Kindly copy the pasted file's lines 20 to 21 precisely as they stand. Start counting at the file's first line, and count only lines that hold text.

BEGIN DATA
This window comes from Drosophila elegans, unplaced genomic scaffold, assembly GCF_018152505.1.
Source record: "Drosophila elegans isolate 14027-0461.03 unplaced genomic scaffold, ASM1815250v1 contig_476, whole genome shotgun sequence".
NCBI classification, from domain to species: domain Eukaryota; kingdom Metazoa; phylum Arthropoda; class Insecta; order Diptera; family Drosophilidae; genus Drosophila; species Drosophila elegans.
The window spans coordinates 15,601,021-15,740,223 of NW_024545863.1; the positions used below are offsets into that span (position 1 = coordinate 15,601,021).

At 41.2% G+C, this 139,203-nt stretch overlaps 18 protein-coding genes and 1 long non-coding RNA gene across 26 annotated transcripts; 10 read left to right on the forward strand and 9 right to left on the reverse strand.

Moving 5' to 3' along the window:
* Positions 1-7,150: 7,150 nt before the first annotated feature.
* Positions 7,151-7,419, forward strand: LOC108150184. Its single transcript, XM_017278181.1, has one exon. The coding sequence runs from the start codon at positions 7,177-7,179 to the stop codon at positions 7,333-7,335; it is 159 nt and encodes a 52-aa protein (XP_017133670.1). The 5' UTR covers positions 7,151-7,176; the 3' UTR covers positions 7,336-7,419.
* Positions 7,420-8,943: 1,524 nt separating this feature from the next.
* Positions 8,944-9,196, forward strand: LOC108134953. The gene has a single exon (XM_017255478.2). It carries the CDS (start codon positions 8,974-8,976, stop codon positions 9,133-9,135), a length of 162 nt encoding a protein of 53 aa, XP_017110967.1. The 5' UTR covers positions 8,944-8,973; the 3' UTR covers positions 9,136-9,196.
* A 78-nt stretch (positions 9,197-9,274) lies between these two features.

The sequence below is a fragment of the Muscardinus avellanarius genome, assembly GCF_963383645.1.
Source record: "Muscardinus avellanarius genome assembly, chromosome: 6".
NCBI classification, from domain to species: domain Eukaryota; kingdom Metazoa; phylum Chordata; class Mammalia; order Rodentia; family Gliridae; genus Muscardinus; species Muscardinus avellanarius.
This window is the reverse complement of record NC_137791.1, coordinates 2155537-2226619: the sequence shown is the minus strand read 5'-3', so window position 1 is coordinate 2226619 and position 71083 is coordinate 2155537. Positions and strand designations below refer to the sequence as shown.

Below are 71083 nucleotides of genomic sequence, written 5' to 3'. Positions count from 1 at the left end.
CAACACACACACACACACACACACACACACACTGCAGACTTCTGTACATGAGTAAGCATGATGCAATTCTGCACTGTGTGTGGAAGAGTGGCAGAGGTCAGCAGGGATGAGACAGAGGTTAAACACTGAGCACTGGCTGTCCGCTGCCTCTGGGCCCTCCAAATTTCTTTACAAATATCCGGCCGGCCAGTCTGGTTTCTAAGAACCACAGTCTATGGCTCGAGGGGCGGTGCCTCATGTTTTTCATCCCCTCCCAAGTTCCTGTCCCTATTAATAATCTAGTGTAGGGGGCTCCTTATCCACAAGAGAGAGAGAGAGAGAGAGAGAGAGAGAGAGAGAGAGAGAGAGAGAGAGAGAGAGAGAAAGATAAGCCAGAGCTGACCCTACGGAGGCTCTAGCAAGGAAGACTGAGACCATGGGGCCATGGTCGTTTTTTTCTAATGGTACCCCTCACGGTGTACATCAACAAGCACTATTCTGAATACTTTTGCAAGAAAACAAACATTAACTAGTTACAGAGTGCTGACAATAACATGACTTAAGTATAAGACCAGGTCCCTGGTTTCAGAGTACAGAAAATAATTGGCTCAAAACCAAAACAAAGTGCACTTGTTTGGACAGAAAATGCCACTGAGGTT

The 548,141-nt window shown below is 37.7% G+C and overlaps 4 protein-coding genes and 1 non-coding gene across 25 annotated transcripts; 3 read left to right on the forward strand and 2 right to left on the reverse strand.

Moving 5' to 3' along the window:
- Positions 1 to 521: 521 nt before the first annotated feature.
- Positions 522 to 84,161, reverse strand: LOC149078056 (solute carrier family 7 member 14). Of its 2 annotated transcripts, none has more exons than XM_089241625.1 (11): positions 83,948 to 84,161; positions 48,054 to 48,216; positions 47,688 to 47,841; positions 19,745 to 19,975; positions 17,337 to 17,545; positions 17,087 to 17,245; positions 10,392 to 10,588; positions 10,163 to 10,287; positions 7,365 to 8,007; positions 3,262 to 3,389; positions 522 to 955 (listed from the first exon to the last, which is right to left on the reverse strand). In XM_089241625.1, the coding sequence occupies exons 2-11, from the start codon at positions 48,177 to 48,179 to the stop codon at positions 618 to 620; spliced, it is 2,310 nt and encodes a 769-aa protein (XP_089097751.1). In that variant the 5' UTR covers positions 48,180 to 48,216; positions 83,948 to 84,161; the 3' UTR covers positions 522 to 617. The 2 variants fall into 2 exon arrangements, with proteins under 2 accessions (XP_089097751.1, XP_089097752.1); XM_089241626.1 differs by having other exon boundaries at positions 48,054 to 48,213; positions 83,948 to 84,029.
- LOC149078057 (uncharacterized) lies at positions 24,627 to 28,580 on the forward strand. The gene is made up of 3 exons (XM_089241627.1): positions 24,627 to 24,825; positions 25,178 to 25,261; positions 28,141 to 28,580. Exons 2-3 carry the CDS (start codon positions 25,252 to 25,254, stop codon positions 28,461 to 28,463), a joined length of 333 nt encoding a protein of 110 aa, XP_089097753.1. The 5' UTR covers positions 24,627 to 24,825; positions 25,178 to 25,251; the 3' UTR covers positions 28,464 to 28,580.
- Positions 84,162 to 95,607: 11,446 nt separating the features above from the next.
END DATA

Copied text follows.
- Positions 1 to 521: 521 nt before the first annotated feature.
- Positions 522 to 84,161, reverse strand: LOC149078056 (solute carrier family 7 member 14). Of its 2 annotated transcripts, none has more exons than XM_089241625.1 (11): positions 83,948 to 84,161; positions 48,054 to 48,216; positions 47,688 to 47,841; positions 19,745 to 19,975; positions 17,337 to 17,545; positions 17,087 to 17,245; positions 10,392 to 10,588; positions 10,163 to 10,287; positions 7,365 to 8,007; positions 3,262 to 3,389; positions 522 to 955 (listed from the first exon to the last, which is right to left on the reverse strand). In XM_089241625.1, the coding sequence occupies exons 2-11, from the start codon at positions 48,177 to 48,179 to the stop codon at positions 618 to 620; spliced, it is 2,310 nt and encodes a 769-aa protein (XP_089097751.1). In that variant the 5' UTR covers positions 48,180 to 48,216; positions 83,948 to 84,161; the 3' UTR covers positions 522 to 617. The 2 variants fall into 2 exon arrangements, with proteins under 2 accessions (XP_089097751.1, XP_089097752.1); XM_089241626.1 differs by having other exon boundaries at positions 48,054 to 48,213; positions 83,948 to 84,029.